She was right to say no New Zealander should allow our Covid response to be defined by the last three weeks. But nor should we dismiss what has happened as some ephemeral freak show. After the appalling, racist mass murder of March 15, 2019, the Christchurch Call was initiated, and steps taken in good faith to curb the spread of extremism online. Today that process looks altogether too friendly. Offshore tech giants, alongside newer but fast-growing fringe channels, continue to be extraordinarily efficient means of disseminating conspiracy theories and disinformation, while amassing outlandish and largely tax-free profits. As Te Pūnaha Matatini’s Sanjana Hattotuwa has shown, the last month has seen social media powered misinformation frequently blast past the reality-based media’s reach on Facebook.
Yesterday at parliament, we were served a gut-wrenching illustration of what happens when you let the mind-virus rip. In a few days we will mark the three-year anniversary of something much worse, something which showed how online extremism and radicalisation does not need an army to wreak unspeakable terror.
Probably I was wrong to say at the outset that yesterday was the end. The most dangerous ringleaders are emboldened, even if most of them had slipped out of sight as the people they had provoked to violence chucked makeshift missiles at police. These people could not give less of a shit about mandates or face masks; they’re more interested in declaring Covid a hoax, claiming trafficked children are locked by paedophile politicians beneath the Beehive and plotting an overthrow of the entire system of government, with “Nuremberg 2.0” trials and a field of executions. And they’re watching their mailing lists and Facebook groups grow.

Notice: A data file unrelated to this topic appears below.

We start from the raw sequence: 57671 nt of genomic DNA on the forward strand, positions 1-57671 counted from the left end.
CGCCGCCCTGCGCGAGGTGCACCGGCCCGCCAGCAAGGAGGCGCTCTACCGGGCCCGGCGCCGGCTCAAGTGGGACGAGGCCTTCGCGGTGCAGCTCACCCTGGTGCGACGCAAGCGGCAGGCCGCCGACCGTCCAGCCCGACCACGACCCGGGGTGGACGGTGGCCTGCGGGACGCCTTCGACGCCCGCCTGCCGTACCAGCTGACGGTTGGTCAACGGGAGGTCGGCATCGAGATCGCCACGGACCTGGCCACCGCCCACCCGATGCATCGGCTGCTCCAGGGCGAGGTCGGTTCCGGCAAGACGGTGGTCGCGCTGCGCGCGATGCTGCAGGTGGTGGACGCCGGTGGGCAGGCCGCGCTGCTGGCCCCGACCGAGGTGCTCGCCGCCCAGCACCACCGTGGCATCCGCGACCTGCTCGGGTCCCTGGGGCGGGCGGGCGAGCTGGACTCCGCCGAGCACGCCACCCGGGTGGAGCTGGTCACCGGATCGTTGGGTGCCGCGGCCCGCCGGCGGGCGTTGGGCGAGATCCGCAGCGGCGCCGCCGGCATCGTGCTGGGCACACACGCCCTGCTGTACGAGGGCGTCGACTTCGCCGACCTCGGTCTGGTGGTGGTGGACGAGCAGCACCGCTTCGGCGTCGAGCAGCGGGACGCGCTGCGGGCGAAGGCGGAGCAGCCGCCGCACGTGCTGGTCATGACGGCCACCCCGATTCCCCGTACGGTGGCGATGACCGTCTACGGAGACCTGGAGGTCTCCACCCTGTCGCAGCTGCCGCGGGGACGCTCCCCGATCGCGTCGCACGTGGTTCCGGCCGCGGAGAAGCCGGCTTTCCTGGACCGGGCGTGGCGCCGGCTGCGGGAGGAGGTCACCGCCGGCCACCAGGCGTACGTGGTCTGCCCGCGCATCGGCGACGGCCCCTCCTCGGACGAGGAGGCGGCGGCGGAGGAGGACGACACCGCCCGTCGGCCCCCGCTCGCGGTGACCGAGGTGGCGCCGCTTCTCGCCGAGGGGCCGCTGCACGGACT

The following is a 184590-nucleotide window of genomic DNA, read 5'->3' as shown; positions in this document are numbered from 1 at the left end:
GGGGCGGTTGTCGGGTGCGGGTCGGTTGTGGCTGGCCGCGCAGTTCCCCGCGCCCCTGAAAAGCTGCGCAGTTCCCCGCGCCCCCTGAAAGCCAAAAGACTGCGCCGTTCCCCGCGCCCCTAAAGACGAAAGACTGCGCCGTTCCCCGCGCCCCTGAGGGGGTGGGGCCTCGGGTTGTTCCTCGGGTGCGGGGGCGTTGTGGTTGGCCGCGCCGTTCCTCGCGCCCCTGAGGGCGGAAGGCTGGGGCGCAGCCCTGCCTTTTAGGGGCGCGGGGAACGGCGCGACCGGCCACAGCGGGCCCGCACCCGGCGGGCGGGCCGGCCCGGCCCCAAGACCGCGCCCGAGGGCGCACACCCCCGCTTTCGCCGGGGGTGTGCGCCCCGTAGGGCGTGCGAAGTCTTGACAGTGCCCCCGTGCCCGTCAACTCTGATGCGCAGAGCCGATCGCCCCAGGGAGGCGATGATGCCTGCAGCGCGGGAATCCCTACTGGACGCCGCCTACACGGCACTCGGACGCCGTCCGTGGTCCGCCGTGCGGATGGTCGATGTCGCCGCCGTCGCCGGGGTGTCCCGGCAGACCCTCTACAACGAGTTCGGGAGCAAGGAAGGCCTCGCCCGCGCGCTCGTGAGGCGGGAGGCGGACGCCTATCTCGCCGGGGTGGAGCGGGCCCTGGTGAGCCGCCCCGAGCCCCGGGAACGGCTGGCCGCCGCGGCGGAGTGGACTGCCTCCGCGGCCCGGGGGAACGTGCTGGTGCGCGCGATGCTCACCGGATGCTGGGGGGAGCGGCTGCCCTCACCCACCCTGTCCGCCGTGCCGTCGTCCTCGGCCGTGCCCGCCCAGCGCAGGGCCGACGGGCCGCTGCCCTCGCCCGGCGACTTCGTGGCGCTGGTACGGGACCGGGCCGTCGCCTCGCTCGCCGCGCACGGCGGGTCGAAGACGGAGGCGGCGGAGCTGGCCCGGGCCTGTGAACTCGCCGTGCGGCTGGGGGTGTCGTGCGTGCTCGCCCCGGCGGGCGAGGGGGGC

You’d think that the “sensible” and “moderate” groups who declared themselves leaders of the “anti-mandate” protest would disavow those positions, distance themselves from the extremists in their midst. What could be easier? You’d think that the anti-vax group Voices for Freedom, for example, would shun such people, especially given their claim in a bizarre puff piece the other day that they represent the majority of people at the protest. Surely? Nope. Despite numerous invitations to do so, not a peep.
One of those extremists, Kelvyn Alp, a would-be cult leader who commands an audience in the tens of thousands, lamented yesterday that the second of March, 2022, would have been different had his “boys” been able to pull AK-47s from their car boots. They couldn’t because they had been “disarmed … under a false flag”, he said, in a reference to the gun law reforms that followed the terrorist atrocity of 2019. Alp and his friends are not done. As one person who watches this stuff closely told me yesterday, “now they have megaphones.”